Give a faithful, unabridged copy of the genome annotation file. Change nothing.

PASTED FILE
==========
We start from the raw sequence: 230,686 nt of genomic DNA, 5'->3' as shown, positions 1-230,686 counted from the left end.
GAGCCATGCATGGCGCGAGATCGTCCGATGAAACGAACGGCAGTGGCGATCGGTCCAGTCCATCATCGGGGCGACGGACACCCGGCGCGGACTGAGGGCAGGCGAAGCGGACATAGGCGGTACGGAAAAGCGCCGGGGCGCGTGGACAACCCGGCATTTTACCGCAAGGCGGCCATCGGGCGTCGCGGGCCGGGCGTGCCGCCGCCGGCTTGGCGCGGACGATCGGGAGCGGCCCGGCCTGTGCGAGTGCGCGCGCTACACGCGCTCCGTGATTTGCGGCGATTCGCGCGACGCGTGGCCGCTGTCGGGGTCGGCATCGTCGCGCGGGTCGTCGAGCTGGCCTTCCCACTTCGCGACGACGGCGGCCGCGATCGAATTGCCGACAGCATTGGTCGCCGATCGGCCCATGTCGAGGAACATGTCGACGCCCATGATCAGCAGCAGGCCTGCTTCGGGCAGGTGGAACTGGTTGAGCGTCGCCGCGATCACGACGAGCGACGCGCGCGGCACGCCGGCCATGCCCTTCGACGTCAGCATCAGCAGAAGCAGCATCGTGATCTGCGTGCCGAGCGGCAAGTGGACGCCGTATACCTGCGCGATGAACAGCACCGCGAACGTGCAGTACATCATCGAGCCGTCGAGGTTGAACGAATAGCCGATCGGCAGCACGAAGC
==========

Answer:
We start from the raw sequence: 230,686 nt of genomic DNA, 5'->3' as shown, positions 1-230,686 counted from the left end.
GAGCCATGCATGGCGCGAGATCGTCCGATGAAACGAACGGCAGTGGCGATCGGTCCAGTCCATCATCGGGGCGACGGACACCCGGCGCGGACTGAGGGCAGGCGAAGCGGACATAGGCGGTACGGAAAAGCGCCGGGGCGCGTGGACAACCCGGCATTTTACCGCAAGGCGGCCATCGGGCGTCGCGGGCCGGGCGTGCCGCCGCCGGCTTGGCGCGGACGATCGGGAGCGGCCCGGCCTGTGCGAGTGCGCGCGCTACACGCGCTCCGTGATTTGCGGCGATTCGCGCGACGCGTGGCCGCTGTCGGGGTCGGCATCGTCGCGCGGGTCGTCGAGCTGGCCTTCCCACTTCGCGACGACGGCGGCCGCGATCGAATTGCCGACAGCATTGGTCGCCGATCGGCCCATGTCGAGGAACATGTCGACGCCCATGATCAGCAGCAGGCCTGCTTCGGGCAGGTGGAACTGGTTGAGCGTCGCCGCGATCACGACGAGCGACGCGCGCGGCACGCCGGCCATGCCCTTCGACGTCAGCATCAGCAGAAGCAGCATCGTGATCTGCGTGCCGAGCGGCAAGTGGACGCCGTATACCTGCGCGATGAACAGCACCGCGAACGTGCAGTACATCATCGAGCCGTCGAGGTTGAACGAATAGCCGATCGGCAGCACGAAGC